This was long before I was writing but I was just TRANSPORTED by that place. I could just IMAGINE the first explorer in there.
    The paths were well lit, safe. All so civilized. But right across those heavy railings the floor of the cave looked broken, like it had been thin as glass and someone had stepped on it, thinking it was solid and it had broken under their feet.
    But it was so beautiful. So stunningly beautiful. The lure to go on and see more. The terrible danger telling you to go back.
    Add in a man alone. A lantern so you couldn't begin to see it all.
    Beauty and death.
    It was all there as I walked through that cavern.

    The only place that has come close to being a story right there, alive for me was Lake Atasca in northern Minnesota, the headwaters of the Mississippi. It's the wildest place I've ever been.

    Nice, tidy two lane highway we drove through to get there but it is just RIPPED out of the HEART of this impenetrable wilderness. I didn't see how anyone could even walk through it. Broken down trees, underbrush. Rugged, uneven land.
    I watched out my car window and I could imagine a man (this was NOT a historical story) a survivalist, getting into those woods. Knowing how to survive in there.
    No one could ever get him out.
    What if a bad man kidnapped a woman and dragged her in there. What if a tough man had to go in and save her, get her out.
    Or what if a bad man was after a woman and a good tough man had to protect her so he took her in to a place he knew no one could touch him...except the bad man knew his way in there, too.
    Oh, yeah, it wrote itself!!! :)

  47. OH VINCE, VINCE, VINCE, You ALWAYS make me laugh. I'm sure you are right. I was trying to remember if he turned off the engine which seemed like a strange thing to do but I remember the prop wasn't spinning so I bet he did do as you said and throttd down. Oh my, I'm going to go fix that in LOVE"S REFUGE. Thank you. I would have pilots screaming at me. LOL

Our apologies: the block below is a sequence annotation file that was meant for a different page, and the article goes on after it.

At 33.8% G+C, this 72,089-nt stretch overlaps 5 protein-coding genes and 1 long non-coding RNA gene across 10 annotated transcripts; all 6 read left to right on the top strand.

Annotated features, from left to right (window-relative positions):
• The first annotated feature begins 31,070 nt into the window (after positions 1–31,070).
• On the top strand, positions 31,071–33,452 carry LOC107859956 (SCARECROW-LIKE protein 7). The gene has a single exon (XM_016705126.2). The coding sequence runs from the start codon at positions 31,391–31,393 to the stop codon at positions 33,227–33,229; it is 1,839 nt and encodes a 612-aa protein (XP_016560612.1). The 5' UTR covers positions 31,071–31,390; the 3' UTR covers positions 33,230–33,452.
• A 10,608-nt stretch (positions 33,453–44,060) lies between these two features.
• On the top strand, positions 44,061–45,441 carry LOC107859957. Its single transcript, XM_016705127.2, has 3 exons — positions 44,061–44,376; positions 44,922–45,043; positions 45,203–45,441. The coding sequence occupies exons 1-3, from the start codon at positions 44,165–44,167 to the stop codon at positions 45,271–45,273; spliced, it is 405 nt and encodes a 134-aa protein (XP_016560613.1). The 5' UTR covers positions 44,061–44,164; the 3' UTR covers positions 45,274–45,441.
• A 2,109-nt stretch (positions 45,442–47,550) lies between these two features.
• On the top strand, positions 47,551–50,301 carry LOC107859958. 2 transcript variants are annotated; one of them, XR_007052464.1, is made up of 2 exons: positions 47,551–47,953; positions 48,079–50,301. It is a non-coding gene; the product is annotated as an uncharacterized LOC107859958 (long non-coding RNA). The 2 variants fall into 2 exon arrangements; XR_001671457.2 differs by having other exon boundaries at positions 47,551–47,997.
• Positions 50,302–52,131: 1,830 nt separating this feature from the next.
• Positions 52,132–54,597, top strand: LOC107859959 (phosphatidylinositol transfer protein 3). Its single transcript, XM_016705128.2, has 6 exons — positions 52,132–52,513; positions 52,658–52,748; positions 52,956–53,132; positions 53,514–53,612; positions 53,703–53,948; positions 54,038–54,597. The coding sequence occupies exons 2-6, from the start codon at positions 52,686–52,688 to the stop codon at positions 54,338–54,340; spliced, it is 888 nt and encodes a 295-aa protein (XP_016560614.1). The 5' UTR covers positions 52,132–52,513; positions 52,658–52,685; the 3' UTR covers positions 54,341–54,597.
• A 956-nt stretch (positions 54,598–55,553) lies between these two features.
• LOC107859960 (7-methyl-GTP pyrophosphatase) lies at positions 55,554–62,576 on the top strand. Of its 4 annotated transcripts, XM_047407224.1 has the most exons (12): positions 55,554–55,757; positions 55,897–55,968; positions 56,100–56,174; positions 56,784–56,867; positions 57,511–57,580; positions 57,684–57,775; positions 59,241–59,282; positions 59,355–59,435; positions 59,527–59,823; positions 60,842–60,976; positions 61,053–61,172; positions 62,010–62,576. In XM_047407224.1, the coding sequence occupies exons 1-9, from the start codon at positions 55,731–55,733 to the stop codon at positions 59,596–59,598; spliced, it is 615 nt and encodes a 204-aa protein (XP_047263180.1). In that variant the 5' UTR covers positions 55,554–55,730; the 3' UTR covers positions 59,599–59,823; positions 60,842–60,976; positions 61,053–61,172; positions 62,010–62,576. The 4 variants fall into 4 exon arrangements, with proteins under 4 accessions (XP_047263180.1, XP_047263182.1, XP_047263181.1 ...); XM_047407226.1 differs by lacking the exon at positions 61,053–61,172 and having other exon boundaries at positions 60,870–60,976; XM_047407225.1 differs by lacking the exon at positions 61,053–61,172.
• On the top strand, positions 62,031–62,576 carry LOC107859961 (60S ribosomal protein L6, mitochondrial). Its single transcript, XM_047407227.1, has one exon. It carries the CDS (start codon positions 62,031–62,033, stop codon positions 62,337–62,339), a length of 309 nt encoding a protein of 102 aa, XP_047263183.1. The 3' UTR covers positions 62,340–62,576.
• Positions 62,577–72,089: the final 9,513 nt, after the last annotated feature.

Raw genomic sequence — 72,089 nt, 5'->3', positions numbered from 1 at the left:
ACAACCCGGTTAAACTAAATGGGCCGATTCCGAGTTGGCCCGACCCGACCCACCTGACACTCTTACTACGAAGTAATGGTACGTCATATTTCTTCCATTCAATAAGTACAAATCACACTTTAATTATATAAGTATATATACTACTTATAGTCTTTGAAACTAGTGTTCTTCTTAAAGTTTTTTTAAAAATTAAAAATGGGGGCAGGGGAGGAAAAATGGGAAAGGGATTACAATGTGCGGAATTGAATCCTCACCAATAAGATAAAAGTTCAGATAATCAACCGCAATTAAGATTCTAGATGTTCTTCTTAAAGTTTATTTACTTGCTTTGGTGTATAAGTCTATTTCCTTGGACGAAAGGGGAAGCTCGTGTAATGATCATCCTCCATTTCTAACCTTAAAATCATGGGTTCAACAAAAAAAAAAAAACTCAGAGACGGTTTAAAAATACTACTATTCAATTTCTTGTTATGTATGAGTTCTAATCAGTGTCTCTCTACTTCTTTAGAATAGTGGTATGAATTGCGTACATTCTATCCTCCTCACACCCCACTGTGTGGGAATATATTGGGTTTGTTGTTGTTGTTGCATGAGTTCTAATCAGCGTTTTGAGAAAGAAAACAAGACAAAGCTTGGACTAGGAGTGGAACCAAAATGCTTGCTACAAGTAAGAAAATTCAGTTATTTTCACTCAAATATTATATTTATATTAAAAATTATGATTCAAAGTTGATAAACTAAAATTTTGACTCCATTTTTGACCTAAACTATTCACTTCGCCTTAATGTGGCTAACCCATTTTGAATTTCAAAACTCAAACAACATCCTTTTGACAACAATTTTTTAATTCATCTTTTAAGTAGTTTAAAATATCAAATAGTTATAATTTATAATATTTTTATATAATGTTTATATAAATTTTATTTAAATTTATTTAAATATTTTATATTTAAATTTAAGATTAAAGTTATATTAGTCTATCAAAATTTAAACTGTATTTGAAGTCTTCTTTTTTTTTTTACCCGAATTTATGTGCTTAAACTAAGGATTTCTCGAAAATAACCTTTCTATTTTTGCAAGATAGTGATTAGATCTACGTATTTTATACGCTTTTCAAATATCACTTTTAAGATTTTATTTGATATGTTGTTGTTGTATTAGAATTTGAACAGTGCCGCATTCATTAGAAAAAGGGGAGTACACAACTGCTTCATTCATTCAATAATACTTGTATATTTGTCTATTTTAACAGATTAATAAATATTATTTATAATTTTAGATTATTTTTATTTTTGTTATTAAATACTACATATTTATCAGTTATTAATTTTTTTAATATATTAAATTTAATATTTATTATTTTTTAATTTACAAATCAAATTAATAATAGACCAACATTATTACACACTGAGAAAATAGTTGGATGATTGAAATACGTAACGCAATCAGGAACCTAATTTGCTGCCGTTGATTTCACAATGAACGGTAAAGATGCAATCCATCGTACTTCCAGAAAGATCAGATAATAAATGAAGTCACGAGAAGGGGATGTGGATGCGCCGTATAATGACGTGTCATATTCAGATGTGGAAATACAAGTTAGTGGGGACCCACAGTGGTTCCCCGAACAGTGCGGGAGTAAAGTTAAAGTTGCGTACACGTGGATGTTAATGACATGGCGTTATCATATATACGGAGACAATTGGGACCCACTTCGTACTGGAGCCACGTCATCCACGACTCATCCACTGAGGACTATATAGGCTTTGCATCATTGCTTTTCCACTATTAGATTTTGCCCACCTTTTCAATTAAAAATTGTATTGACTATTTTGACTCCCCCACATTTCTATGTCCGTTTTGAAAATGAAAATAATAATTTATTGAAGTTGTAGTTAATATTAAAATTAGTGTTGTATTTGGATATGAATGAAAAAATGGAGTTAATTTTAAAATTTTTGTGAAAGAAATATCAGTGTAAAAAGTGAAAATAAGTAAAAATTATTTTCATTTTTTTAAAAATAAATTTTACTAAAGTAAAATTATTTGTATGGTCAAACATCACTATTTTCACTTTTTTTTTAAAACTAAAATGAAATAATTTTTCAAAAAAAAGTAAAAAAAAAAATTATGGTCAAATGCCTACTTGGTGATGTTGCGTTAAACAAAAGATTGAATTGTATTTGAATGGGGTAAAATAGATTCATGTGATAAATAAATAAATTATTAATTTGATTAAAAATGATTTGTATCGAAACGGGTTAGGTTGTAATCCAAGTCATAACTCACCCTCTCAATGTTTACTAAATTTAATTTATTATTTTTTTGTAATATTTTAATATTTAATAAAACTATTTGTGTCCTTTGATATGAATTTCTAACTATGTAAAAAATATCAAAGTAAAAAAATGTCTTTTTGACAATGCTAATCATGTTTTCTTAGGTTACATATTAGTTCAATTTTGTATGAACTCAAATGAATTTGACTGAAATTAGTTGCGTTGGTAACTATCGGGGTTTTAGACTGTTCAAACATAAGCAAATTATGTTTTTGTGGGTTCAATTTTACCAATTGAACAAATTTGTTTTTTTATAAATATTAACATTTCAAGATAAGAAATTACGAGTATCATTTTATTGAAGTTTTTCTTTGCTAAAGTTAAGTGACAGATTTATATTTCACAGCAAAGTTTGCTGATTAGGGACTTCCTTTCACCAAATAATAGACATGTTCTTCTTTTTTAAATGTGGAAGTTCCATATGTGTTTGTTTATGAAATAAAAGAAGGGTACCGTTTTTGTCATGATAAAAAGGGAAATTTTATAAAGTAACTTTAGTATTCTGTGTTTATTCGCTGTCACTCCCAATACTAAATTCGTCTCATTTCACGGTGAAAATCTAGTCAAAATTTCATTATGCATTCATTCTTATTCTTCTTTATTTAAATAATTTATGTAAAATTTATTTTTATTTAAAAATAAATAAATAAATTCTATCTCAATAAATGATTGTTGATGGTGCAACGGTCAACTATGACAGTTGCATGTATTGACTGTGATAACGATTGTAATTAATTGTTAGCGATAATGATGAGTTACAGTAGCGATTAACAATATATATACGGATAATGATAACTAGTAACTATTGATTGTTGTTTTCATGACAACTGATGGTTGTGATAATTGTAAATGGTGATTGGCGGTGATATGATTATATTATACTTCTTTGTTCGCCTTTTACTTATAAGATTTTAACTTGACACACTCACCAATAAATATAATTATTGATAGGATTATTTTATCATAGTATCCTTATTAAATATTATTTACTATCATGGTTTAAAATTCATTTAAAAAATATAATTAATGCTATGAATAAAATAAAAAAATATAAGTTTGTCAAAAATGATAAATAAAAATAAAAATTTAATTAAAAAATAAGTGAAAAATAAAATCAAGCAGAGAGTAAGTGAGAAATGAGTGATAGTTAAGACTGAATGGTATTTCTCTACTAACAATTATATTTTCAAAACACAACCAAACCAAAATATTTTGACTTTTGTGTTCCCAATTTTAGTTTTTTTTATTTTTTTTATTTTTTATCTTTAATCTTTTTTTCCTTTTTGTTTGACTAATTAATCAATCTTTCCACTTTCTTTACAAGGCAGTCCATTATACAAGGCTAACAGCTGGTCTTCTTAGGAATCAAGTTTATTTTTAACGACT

And yes, we love Point Reyes. Hubby and I used to live in Humboldt County so have spent much time on the Northern California coast. It is very rugged and isolated. Love it. (But it is also well watered which is why we now live in the desert)

    And I could have had the hero abort but then I would have lost my dramatic beginning. Oh well. Could it be that he just didn't see her until the last second?

    Your vet story sounds like it would make a great movie. You should send it in. I bet there is a lot of humor in it with that vet trying to be romantic. Sounds like a great premise. So get it out, brush off the cobwebs and publish it. I'd read it.

    Regarding DEBBY's book, I just called and ordered mine. You're right, Karen is really nice. Debby will be thrilled if others call too.

  48. Thanks TINA, It is pretty because its well-watered. Lushy green and spectacular flora and fauna.

  49. MARY your mind is SCARY. LOL You do have some wild imagination, but I guess that is why I love your books so much. Your characters are crazy.

    And you tell your cowboy he is definitely NOT one that needs to be under the husband tree.

  50. VINCE, I've been mulling over your remarks and I think you make a good point. I could have him abort and then come in and land and still have the same scene.

    Thanks good buddy.

  51. Julie, I love that story. That is too funny. I bet your friend was wondering what else from your story was based on fact. :)

  52. OKay, I didn't want to place the scene here and take up too much room so I put it over on my blog if you're interested in reading it.


    Oh, and Sandra, it was really late when I was trying to type in the comments. I think a writer's retreat on your little island is in store. :)

  53. Mary said: "Anyway, he looks up rather nervously from the book and he asks, 'Am I the cowboy who comes riding to the rescue or am I one of the worthless husbands?'"

    LOL!!! I can just hear Your Cowboy saying this!!!! I hope you reassured him!

  54. Oh CHRISTINA, what a super duper idea. It would have to be summer though as it is pretty cold in the winter.

    Thanks for sharing your scene. I'm going to look and see if I have your email address. I can send you how to make your link live on the comment.